Unquantifiable Fiction: Jasper Fforde comes to Ann Arbor Borders
The author stands in front of a crowd of seventy-odd people. And they are odd, certainly—they are fans of a man whose books are alternately thrilling, funny, smart, and impossible to describe.
“I have developed a term for it,” he says, his hand running through his graying hair. “The Jasper Fforde role-playing game. Here’s how it’s played: when you say to someone that The Eyre Affairis a marvelous and wonderful book,” the audience laughs, “the person will inevitably respond, ‘what is it about?’ And now you’re playing the Jasper Fforde role-playing game.” He goes on to describe the plot of his Thursday Next series—a modern-day adventure where the heroine has the ability to jump into books and solve crimes while interacting with fictional characters—and imagines the expression on the person’s face growing evermore confused.
His latest book, Shades of Grey, takes place in a dystopian future where people are born with the ability to see only one color. Which color depends on your place in society—purple is the aristocracy, red for middle class, etc—and synthetic color is produced and sold for those who can afford it to impress the neighbors.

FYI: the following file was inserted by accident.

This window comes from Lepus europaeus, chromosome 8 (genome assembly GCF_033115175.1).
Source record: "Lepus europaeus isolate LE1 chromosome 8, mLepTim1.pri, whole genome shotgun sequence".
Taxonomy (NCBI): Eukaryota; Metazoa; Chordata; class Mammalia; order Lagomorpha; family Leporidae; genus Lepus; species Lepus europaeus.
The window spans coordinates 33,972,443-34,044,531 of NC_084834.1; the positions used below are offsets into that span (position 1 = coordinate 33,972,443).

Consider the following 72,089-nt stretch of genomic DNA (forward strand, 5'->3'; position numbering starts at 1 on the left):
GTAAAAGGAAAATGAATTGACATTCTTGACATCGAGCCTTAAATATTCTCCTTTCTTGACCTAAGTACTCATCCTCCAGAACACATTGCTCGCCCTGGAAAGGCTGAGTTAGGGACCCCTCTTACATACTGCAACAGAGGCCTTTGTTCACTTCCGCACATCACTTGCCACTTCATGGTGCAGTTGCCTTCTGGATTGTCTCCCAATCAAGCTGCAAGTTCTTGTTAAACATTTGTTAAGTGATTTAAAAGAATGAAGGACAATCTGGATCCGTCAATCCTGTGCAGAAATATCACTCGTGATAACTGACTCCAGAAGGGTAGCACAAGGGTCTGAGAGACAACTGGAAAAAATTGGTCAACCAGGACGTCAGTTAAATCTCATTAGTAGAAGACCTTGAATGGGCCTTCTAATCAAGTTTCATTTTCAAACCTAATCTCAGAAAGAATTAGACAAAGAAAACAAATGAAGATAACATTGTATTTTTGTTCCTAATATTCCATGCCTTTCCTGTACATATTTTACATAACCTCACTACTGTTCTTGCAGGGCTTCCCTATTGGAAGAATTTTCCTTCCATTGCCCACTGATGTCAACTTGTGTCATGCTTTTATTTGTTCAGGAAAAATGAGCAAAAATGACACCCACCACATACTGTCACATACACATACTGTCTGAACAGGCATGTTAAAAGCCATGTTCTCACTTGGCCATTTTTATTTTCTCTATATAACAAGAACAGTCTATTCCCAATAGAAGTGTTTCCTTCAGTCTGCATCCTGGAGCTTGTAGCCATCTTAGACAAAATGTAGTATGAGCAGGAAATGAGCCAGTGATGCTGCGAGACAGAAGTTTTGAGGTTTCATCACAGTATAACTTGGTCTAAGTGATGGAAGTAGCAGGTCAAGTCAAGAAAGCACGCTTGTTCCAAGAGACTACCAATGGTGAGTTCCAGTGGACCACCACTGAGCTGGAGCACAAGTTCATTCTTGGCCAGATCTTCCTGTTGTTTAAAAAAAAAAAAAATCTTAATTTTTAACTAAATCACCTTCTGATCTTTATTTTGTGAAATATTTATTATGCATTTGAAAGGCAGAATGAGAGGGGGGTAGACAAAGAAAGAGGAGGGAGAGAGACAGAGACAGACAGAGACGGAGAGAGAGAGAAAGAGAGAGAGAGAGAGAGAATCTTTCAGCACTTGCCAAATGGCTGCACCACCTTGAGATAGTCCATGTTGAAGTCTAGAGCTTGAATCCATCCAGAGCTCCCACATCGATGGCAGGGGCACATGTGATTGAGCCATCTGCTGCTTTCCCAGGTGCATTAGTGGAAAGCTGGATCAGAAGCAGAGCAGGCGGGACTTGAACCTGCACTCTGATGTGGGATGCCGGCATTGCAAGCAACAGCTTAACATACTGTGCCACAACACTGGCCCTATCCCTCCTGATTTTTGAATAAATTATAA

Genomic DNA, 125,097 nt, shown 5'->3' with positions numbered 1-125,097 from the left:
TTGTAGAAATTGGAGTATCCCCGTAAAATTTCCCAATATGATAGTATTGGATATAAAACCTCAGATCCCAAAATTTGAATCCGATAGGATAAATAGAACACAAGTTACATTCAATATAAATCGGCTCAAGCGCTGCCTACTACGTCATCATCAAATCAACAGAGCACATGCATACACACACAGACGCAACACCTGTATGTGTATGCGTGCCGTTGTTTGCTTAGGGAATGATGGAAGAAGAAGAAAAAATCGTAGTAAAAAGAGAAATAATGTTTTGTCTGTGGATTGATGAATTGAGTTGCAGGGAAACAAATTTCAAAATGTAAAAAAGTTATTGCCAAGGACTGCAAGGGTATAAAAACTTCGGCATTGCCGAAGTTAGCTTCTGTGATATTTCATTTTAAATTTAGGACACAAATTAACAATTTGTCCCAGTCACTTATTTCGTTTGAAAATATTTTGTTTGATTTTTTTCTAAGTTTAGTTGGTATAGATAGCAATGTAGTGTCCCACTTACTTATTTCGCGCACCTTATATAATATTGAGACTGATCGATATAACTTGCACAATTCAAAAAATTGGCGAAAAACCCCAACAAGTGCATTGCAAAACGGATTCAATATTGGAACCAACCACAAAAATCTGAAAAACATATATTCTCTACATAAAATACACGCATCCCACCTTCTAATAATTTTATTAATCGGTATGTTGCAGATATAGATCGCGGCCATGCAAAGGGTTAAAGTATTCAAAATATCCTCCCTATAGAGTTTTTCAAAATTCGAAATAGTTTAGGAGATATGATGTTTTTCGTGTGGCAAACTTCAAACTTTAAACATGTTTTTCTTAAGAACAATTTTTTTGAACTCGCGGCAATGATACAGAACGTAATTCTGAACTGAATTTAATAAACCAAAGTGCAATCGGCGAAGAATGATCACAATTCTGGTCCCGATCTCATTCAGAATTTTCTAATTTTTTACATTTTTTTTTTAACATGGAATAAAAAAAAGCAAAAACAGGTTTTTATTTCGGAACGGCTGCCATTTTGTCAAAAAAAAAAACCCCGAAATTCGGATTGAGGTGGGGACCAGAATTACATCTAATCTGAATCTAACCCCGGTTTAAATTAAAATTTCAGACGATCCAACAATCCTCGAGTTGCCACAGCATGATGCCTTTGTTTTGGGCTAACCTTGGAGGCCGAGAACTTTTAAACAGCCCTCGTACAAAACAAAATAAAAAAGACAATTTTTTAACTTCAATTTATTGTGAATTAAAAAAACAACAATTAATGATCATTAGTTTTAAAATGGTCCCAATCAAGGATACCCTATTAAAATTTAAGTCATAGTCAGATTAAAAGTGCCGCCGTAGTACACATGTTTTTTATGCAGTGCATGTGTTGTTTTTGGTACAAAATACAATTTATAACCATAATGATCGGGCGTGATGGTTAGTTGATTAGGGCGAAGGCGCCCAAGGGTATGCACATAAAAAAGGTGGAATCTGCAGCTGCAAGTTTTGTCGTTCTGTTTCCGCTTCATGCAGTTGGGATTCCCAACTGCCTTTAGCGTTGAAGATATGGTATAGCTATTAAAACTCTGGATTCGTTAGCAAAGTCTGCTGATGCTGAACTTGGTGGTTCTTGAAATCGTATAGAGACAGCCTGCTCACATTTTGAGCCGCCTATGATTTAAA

In person, Jasper Fforde (pronounced “Ford”) is warm and charming. He takes the time to answer all the audience’s questions, speaks to all excited fans (or Ffans, according to his website) with no hint of a rush, and patiently signs as many of his back catalogue of books as they care to have brought with them. The serious tone of his British accent works in concert with his self-deprecating humor; he readily admits that key devices in his book—city-wide dress codes and mutant swans—are “all a bit silly, really.”
And that’s just why we love him.
Sarah Smallwood is a freelance writer living and working in Ann Arbor. She is currently rewriting her first novel, keeps a daily blog at The Other Shoe and hosts a podcast at Stuff with Things. She can be reached at heybeedoo at gmail dot com.